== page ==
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Apathy often a part of Parkinson’s disease

July 11, 2006

NEW YORK (Reuters Health) – Patients with Parkinson’s
disease may exhibit apathetic behavior without being depressed,
a group of clinicians report. They suggest in the medical
journal Neurology that apathy may therefore be a “core” feature
of the disease.

“It’s important to screen for both apathy and depression so
patients can be treated appropriately,” noted Dr. Lindsey
Kirsch-Darrow in an American Academy of Neurology statement.

“It will also be important to educate family members and
caregivers about apathy to help them understand that it is a
characteristic of Parkinson’s disease,” she continued.
“Apathetic behavior is not something the patient can
voluntarily control, and it is not laziness or the patient
trying to be difficult — it is a symptom of Parkinson’s
disease.”

Kirsch-Darrow, of the University of Florida in Gainesville
and colleagues compared 80 patients with Parkinson’s disease to
20 patients with dystonia, or impaired muscle control.

The team found observed a “significantly higher severity
and frequency of apathy” in the Parkinson’s disease patients
compared to the dystonia patients. Fifty-one percent of
Parkinson’s disease patients exhibited apathy compared with 20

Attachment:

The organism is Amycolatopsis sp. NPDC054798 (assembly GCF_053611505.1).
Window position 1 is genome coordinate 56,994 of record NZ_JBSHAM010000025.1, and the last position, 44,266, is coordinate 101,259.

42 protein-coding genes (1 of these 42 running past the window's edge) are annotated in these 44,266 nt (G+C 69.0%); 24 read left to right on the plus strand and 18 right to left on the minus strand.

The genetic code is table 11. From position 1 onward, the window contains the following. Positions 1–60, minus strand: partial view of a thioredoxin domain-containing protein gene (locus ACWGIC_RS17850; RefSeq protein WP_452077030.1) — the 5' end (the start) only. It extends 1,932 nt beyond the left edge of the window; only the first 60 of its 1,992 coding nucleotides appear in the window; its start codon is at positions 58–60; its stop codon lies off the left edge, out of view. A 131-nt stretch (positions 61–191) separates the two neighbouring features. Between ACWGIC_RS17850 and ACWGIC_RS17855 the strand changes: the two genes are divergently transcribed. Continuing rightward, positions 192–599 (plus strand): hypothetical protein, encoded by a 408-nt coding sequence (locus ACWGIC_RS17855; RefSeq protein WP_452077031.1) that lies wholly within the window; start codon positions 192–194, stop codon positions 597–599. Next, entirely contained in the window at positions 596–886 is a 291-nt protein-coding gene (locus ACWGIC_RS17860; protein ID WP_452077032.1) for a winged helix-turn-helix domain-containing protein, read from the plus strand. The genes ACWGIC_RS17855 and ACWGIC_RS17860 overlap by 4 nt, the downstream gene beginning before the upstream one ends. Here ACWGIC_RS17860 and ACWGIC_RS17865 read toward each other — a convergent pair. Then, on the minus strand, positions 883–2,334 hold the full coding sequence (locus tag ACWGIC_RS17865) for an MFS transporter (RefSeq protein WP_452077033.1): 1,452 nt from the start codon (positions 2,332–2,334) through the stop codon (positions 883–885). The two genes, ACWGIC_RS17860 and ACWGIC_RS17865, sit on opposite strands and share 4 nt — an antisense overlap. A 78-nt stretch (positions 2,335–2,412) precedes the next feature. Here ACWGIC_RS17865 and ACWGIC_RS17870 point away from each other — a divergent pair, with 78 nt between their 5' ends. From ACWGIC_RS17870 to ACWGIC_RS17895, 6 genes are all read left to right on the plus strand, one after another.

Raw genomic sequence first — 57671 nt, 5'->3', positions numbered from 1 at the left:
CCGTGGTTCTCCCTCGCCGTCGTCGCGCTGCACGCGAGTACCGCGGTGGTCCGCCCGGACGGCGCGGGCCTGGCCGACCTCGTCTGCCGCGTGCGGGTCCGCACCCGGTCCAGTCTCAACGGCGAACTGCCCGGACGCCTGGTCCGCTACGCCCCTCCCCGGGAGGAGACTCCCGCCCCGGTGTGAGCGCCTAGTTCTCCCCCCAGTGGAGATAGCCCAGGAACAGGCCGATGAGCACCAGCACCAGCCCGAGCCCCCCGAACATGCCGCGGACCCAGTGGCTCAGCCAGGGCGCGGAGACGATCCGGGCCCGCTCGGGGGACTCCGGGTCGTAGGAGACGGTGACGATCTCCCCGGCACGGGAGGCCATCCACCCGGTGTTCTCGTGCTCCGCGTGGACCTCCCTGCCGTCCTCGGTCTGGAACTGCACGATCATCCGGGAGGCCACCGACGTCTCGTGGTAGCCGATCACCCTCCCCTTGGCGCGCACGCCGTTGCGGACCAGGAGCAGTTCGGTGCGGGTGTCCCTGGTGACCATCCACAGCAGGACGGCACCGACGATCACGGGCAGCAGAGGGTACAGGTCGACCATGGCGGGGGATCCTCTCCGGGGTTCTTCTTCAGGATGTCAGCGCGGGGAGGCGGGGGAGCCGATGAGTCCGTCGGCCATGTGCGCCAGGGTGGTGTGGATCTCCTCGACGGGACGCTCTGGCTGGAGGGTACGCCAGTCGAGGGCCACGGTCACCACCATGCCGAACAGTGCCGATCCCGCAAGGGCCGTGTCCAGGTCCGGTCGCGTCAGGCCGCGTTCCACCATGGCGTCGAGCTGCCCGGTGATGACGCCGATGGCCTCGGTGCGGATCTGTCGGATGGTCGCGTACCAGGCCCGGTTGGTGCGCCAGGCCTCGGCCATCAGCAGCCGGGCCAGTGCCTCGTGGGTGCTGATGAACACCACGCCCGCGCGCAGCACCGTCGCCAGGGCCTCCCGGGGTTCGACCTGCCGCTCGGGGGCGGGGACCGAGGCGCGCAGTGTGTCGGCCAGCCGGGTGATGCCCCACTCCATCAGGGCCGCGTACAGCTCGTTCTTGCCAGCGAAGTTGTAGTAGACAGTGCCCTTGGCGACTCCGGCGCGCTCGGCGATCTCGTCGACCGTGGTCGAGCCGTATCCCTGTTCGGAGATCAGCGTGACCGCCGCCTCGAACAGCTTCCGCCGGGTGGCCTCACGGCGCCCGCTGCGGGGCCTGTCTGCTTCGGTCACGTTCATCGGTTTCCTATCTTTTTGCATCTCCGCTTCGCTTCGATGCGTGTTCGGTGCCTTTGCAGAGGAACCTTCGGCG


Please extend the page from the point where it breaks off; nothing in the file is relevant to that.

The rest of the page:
percent of those with dystonia.

Apathy in the absence of depression was common in
Parkinson’s disease patients (29 percent but was not seen in
any of the dystonia patients. “This was the most dramatic and
potentially important finding of the study,” the researchers
write.

In an editorial, Dr. Irene Hegeman Richard from the
University of Rochester in New York notes that the “recognition
that apathy can be present without depression is important so
that we do not inappropriately diagnose and treat a depressive
disorder that is not present.”

For patients with apathy, stimulant-type drugs have been
suggested as a possible treatment. “However, it is important to
stop and ask ourselves who we are treating,” Richard writes.
“With apathy, it is generally the spouse, family or friends and
not the patient who complain because the patient requires
constant prompting to do anything and does not want to go
anywhere.”

SOURCE: Neurology, July 11, 2006.


Source: reuters



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